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Amazon Labor Union fails to repeat victory in Staten Island Amazon warehouse election

Workers walk toward an Amazon warehouse on Staten Island, New York, on April 25, 2022. It's the second Amazon facility on Staten Island to vote on whether to join the Amazon Labor Union.
Michael M. Santiago
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Workers walk toward an Amazon warehouse on Staten Island, New York, on April 25, 2022. It's the second Amazon facility on Staten Island to vote on whether to join the Amazon Labor Union.

After a breakthrough election victory at Amazon, the Amazon Labor Union fell far short of winning enough votes to unionize a second warehouse on Staten Island in New York.

The vote was 618 votes against the union to 380 votes in favor.

Roughly 1,600 workers were eligible to vote in the election, which was held in-person over four days last week. It's the second of four Amazon warehouses on Staten Island that organizers had set their sights on.

"We're glad that our team at LDJ5 were able to have their voices heard," said Amazon spokesperson Kelly Nantel in a statement, referring to the warehouse that voted. "We look forward to continuing to work directly together as we strive to make every day better for our employees."

The tally comes as a disappointment to the Amazon Labor Union, an upstart group founded by former warehouse supervisor Chris Smalls and his co-worker Derrick Palmer, who still works inside the massive fulfillment center that voted in favor of the union last month with 55% percent of the votes. Some 8,300 workers are employed at that warehouse.

As today's vote count was underway, the Amazon Labor Union tweeted, "No matter the outcome of the election, workers are uniting for change at LDJ5, JFK8 & around the world," referring to the two warehouses on Staten Island that have voted so far.

The Amazon Labor Union has been calling for higher wages, longer breaks, and better health and safety policies. Last week, Amazon met one of the union's demands by making permanent a pandemic-era policy of allowing workers to keep their cell phones with them while they work. The company had indicated it planned to roll back the policy, which was intended to give workers a way to communicate with their families around personal emergencies.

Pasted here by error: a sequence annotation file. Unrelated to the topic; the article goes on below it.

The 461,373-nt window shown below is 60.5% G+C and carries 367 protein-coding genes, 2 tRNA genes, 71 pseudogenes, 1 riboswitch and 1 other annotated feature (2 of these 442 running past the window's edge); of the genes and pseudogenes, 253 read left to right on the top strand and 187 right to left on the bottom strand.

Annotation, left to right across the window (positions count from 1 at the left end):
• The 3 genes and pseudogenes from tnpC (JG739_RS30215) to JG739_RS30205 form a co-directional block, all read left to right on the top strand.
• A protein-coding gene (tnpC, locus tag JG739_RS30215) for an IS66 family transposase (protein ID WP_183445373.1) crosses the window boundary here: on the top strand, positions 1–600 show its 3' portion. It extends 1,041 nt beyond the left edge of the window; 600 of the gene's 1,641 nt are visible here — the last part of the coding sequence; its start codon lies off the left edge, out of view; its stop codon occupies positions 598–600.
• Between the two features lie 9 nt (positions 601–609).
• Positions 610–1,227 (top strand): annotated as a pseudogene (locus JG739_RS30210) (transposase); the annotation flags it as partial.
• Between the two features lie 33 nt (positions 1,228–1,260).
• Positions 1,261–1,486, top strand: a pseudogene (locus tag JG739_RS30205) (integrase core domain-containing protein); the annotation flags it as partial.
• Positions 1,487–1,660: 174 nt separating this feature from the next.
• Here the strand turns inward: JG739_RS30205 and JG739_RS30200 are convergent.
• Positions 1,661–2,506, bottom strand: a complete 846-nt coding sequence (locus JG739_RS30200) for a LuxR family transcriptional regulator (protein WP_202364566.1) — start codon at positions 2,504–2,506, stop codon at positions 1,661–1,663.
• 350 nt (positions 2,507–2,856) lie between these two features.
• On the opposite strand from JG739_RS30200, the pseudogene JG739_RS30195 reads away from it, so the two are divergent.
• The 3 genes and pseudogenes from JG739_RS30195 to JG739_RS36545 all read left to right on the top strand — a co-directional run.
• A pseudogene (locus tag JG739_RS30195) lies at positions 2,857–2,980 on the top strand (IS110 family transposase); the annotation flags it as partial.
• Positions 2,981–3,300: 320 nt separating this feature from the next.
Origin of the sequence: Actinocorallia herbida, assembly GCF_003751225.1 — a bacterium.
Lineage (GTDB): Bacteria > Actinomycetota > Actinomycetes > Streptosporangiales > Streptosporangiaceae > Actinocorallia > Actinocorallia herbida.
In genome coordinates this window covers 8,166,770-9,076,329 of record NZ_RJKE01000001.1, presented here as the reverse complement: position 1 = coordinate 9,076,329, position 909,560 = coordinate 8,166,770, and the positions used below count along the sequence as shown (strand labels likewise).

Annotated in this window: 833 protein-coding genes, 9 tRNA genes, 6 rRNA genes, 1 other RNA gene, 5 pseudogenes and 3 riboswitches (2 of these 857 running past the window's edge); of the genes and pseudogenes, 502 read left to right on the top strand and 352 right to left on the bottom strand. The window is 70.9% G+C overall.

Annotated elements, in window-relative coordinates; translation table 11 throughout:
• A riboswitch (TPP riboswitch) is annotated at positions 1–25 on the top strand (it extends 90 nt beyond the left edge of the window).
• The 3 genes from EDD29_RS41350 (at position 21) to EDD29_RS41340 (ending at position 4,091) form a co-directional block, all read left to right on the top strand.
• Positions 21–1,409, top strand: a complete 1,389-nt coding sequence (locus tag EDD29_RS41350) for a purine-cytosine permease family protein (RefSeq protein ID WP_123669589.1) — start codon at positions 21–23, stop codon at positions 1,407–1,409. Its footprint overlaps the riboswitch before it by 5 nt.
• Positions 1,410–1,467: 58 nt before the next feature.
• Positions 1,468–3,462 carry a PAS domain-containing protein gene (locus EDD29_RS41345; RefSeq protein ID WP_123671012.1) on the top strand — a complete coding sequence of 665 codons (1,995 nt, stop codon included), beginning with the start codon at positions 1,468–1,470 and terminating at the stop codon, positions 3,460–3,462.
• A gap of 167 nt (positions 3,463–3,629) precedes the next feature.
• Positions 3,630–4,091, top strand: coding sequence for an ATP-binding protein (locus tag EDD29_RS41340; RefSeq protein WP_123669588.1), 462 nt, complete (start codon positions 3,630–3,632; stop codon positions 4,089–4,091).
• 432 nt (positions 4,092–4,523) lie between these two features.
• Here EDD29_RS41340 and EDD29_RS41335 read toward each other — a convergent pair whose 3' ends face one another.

Meanwhile, Amazon has continued its anti-union messaging to workers, arguing through so-called "captive audience" meetings that they'd be better off dealing directly with Amazon rather than through a union. The company is also aggressively seeking to overturn the results of the first Staten Island election.

Within a week of that election, Amazon filed more than two dozen objections, charging, among other things, that union organizers harassed and threatened employees who weren't supporting the union and that the National Labor Relations Board's regional office in Brooklyn favored the union and facilitated its victory. The National Labor Relations Board granted Amazon's request to move the case to a different region for consideration, which is typical procedure when a region's conduct has been challenged.

In an order issued Friday, the NLRB regional director based in Phoenix, where the case has landed, ordered a hearing to be held on May 23, concluding that the evidence described by Amazon "could be grounds for overturning the election."

Support for the Amazon Labor Union grew since March, when few doubted that an upstart union led by former and current Amazon workers could defeat the e-commerce giant in a union election.

In the month since the union's win in the first election, its president Smalls has met with members of Congress, rallied with Rep. Alexandria Ocasio-Cortez and Sen. Bernie Sanders, appeared on The Daily Show with comedian Trevor Noah, and shared a stage with storied labor leader Delores Huerta. He's also talked with other unions, including the Teamsters, who vowed last year to organize Amazon from coast to coast, hiring a national director to spearhead the effort.

Smalls says he's heard from workers at more than 100 Amazon facilities around the country who are also interested in unionizing. Any facility seeking to hold a union election would need to gather the signatures of at least 30% of workers, an enormous challenge at Amazon given the high rates of turnover at its warehouses.

Meanwhile, there is still no outcome from the do-over union election at an Amazon warehouse in Bessemer, Alabama. Hundreds of contested ballots have yet to be resolved, and both Amazon and the Retail, Wholesale and Department Store Union, which organized the Bessemer campaign, have filed objections.

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